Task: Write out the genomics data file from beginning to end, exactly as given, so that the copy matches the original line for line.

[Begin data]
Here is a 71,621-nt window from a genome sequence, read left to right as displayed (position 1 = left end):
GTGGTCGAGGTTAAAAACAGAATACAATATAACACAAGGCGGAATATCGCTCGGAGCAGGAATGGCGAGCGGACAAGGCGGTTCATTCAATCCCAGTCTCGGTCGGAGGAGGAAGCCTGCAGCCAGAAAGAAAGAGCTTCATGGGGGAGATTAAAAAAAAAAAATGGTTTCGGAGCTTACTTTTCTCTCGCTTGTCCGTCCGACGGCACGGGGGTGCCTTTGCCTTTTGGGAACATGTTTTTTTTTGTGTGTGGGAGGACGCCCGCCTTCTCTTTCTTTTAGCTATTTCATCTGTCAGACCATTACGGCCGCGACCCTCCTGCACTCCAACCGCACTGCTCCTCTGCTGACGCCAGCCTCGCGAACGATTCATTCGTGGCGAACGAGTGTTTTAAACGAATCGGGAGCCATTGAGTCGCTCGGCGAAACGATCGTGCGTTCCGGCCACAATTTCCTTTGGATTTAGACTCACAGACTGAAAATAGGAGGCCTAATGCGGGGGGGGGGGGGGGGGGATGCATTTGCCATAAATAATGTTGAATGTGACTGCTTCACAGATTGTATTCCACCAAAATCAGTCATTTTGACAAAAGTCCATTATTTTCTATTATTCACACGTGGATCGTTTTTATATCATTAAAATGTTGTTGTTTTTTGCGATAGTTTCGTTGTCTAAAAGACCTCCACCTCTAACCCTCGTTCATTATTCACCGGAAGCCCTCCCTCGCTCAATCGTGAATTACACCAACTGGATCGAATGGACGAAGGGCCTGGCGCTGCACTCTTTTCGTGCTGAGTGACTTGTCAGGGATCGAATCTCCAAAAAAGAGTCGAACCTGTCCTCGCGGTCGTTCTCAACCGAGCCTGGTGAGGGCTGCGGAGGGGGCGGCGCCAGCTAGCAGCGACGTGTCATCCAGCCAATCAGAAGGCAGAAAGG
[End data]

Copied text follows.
Here is a 71,621-nt window from a genome sequence, read left to right as displayed (position 1 = left end):
GTGGTCGAGGTTAAAAACAGAATACAATATAACACAAGGCGGAATATCGCTCGGAGCAGGAATGGCGAGCGGACAAGGCGGTTCATTCAATCCCAGTCTCGGTCGGAGGAGGAAGCCTGCAGCCAGAAAGAAAGAGCTTCATGGGGGAGATTAAAAAAAAAAAATGGTTTCGGAGCTTACTTTTCTCTCGCTTGTCCGTCCGACGGCACGGGGGTGCCTTTGCCTTTTGGGAACATGTTTTTTTTTGTGTGTGGGAGGACGCCCGCCTTCTCTTTCTTTTAGCTATTTCATCTGTCAGACCATTACGGCCGCGACCCTCCTGCACTCCAACCGCACTGCTCCTCTGCTGACGCCAGCCTCGCGAACGATTCATTCGTGGCGAACGAGTGTTTTAAACGAATCGGGAGCCATTGAGTCGCTCGGCGAAACGATCGTGCGTTCCGGCCACAATTTCCTTTGGATTTAGACTCACAGACTGAAAATAGGAGGCCTAATGCGGGGGGGGGGGGGGGGGGATGCATTTGCCATAAATAATGTTGAATGTGACTGCTTCACAGATTGTATTCCACCAAAATCAGTCATTTTGACAAAAGTCCATTATTTTCTATTATTCACACGTGGATCGTTTTTATATCATTAAAATGTTGTTGTTTTTTGCGATAGTTTCGTTGTCTAAAAGACCTCCACCTCTAACCCTCGTTCATTATTCACCGGAAGCCCTCCCTCGCTCAATCGTGAATTACACCAACTGGATCGAATGGACGAAGGGCCTGGCGCTGCACTCTTTTCGTGCTGAGTGACTTGTCAGGGATCGAATCTCCAAAAAAGAGTCGAACCTGTCCTCGCGGTCGTTCTCAACCGAGCCTGGTGAGGGCTGCGGAGGGGGCGGCGCCAGCTAGCAGCGACGTGTCATCCAGCCAATCAGAAGGCAGAAAGG